• Supported by modern 64-bit and 32-bit kernels


ZFS is another default file system found in FreeBSD, Oracle Solaris, and Linux (with limited support). The design of the operating system is to diligently protect against data corruption and very efficient at compressing data or handling large volumes. It was created by Sun Microsystems (now Oracle) and is available for all Unix-like operating system thanks to the OpenZFS project.

While ZFS offers blazing fast speed and stability for a busy file server, it is quite demanding on systems with low amounts of ram. If you install FreeBSD or Solaris on a general purpose laptop or desktop, it is probably better to use UFS.

Features of ZFS:

  • Max volume of 256 trillion Yobibytes (YiB) & max file size of 16 Exbibytes (EiB)
  • Doubles as a volume manager
  • Supports auto-snapshots and copy-on-write
  • Built-in RAID features
  • Per-block cryptographic checksumming ReiserFS/Reiser4

ReiserFS was the creation of Hans Reiser and was used for a period of time as the default file system by SUSE Linux Enterprise. Since the creator is now serving a life sentence in prison, volunteers maintain its code.

The file system one of the few journaled file systems designed for Linux and brought in some exciting features for its era. Most notably, online resizing allowed for shrinking or growing the file system without needing a volume manager. The file system has the best performance when dealing with a large number of tiny files (4 KiB), but it otherwise is outperformed by Ext4.

Features of ReiserFS:

  • A maximum file size of 1 Exbibyte (EiB) and volume size of 16 Tebibytes (TiB)
  • Tail packing to prevent fragmentation
  • Metadata journaling
  • Online resizing


XFS is a 64-bit journaling file system that is usually an option within installers of most Linux distributions. This file system was actually created by Silicon Graphics to go along with their latest IRIX (UNIX) release, but it was taken up by the Linux community since the company is now defunct.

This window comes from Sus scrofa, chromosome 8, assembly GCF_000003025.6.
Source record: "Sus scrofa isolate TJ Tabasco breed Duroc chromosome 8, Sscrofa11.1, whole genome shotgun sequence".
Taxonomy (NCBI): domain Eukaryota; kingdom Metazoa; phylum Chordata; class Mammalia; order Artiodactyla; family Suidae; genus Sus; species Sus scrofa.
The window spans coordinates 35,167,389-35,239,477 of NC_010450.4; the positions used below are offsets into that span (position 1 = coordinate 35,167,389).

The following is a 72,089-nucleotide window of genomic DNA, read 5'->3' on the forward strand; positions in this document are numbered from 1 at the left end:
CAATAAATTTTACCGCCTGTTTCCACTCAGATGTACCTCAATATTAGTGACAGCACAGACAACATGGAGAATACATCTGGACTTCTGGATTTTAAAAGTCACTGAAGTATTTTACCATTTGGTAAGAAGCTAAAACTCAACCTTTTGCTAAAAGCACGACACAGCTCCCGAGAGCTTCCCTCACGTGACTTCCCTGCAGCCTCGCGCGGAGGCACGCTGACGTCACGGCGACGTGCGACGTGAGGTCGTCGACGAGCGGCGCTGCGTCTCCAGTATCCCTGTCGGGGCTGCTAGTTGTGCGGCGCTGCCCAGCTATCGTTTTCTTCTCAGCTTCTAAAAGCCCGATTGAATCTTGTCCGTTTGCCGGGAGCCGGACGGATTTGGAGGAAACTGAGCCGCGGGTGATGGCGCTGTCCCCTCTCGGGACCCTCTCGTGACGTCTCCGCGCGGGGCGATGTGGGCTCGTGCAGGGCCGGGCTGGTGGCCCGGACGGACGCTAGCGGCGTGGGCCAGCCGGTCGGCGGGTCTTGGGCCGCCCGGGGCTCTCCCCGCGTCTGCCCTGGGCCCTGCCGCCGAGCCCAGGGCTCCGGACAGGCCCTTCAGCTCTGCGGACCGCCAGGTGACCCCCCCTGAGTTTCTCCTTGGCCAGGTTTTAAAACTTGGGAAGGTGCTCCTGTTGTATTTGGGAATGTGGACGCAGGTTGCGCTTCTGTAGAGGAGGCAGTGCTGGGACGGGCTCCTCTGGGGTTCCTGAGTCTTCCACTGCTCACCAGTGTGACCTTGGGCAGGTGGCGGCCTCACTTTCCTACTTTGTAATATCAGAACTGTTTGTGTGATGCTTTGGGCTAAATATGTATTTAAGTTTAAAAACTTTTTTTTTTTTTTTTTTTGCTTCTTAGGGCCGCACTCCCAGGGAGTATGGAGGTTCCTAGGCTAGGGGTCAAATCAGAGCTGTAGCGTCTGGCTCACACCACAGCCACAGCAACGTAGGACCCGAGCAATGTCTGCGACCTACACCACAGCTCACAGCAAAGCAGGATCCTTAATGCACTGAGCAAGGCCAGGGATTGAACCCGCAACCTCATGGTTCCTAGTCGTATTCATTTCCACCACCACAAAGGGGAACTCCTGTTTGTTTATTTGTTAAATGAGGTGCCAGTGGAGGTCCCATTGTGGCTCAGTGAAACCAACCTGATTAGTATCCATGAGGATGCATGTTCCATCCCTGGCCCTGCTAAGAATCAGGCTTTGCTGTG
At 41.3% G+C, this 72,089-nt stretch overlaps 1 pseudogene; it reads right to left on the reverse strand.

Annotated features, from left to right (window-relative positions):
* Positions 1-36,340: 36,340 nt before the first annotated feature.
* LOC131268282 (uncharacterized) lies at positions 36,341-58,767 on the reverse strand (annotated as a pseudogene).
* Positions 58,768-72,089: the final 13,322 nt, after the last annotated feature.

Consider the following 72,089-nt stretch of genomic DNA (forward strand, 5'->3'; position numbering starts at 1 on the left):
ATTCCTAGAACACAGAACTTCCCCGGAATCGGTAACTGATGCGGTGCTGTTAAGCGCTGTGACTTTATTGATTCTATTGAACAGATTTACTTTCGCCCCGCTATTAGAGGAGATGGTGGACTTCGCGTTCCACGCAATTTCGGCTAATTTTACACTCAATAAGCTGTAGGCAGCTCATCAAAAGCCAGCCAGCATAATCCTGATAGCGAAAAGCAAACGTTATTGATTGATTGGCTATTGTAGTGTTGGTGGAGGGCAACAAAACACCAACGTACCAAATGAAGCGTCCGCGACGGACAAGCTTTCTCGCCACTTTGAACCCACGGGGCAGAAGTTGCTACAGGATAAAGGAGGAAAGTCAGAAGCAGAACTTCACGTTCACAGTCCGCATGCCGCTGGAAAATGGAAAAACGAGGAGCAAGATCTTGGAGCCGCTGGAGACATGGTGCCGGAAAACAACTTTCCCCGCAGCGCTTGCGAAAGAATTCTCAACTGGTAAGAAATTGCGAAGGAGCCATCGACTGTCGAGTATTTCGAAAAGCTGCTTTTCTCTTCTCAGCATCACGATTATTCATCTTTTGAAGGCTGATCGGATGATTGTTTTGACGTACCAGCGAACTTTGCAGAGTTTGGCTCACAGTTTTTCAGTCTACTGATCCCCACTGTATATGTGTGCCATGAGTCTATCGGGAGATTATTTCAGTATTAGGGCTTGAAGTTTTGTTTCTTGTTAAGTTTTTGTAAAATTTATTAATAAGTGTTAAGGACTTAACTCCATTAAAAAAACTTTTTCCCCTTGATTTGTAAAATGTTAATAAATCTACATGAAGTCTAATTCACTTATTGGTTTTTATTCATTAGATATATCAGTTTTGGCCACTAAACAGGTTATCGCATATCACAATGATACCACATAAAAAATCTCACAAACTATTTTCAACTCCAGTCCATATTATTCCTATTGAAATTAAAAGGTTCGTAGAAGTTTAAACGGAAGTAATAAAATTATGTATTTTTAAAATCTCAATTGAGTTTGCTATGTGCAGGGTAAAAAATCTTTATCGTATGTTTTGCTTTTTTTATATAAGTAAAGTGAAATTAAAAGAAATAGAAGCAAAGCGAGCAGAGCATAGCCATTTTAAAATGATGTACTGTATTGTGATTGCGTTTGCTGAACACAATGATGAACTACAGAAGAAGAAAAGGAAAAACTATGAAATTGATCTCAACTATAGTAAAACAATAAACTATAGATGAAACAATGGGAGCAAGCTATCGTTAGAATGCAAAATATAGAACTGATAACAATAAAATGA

The file system is extremely efficient with file system bandwidth since it has parallel I/O. This is very useful for very large and demanding storage servers that need scaling performance. More features are planned with future developments in the Linux kernel, including snapshots and copy-on-writing.

One main drawback of using XFS is that resizing it requires manually backing up data and reinstalling it on a volume. Another is that there is no checksum protection when data is silently corrupted. You may only notice a performance increase against other mainline file systems when using multiple threads of file transfers.

Features of XFS:

  • Maximum file size & volume size of 8 Exbibytes
  • Persistent pre-allocation
  • Parallel I/O
  • Metadata journaling
  • Write barrier supported
  • Continued development with the Linux kernel.


The Journaled File System (JFS) is a journaling file system invented by IBM in the 1990s to be used with AIX and OS/2. It had also been adopted by Linux and other Unix/Unix-like operating systems. It was one of the first journaling file systems created and one of the first to be optimized for multiple processors.

JFS only journals a file’s metadata, which means that the entirety of a file may still be corrupted. Compression is not supported in later versions of JFS2, and it had performance issues when it was implemented. Outside of AIX systems, JFS is rarely used in Linux or other operating systems.

Features of JFS:

  • Max volume size of 32 Petabytes and max file size of 4 petabytes.
  • Still supported for latest changes in Linux
  • The B+ tree structure for faster lookups
  • Dynamic Inodes
  • Concurrent I/O to fight data inconsistency
  • SSD TRIM support


BTRFS (B-Tree File System) brings a set of features that are similar to ZFS, including per-block checksumming and volume management. In a realistic setting, BTRFS lacks performance in comparison to mainstream file systems and its stability as a volume manager is questionable. It has snapshot management as well, but it can be quite buggy.

Features of BTRFS:

  • Volume management
  • Per-block checksumming
  • Max file size & volume size of 16 Exbibytes (EiB)
  • Copy-on-write file protection
  • Resource pooling


If you are unsure which file system you need and you are only installing onto a single-disk configuration, it is best to stick to the default file system that your operating system suggests. The cross between file systems as primary installation disks can cause instability as some file systems were developed for certain kernels (like Ext4 being Linux-specific). The type of hardware used should also influence your choice in file system, like non-journaling file systems being recommended for embedded systems with flash storage.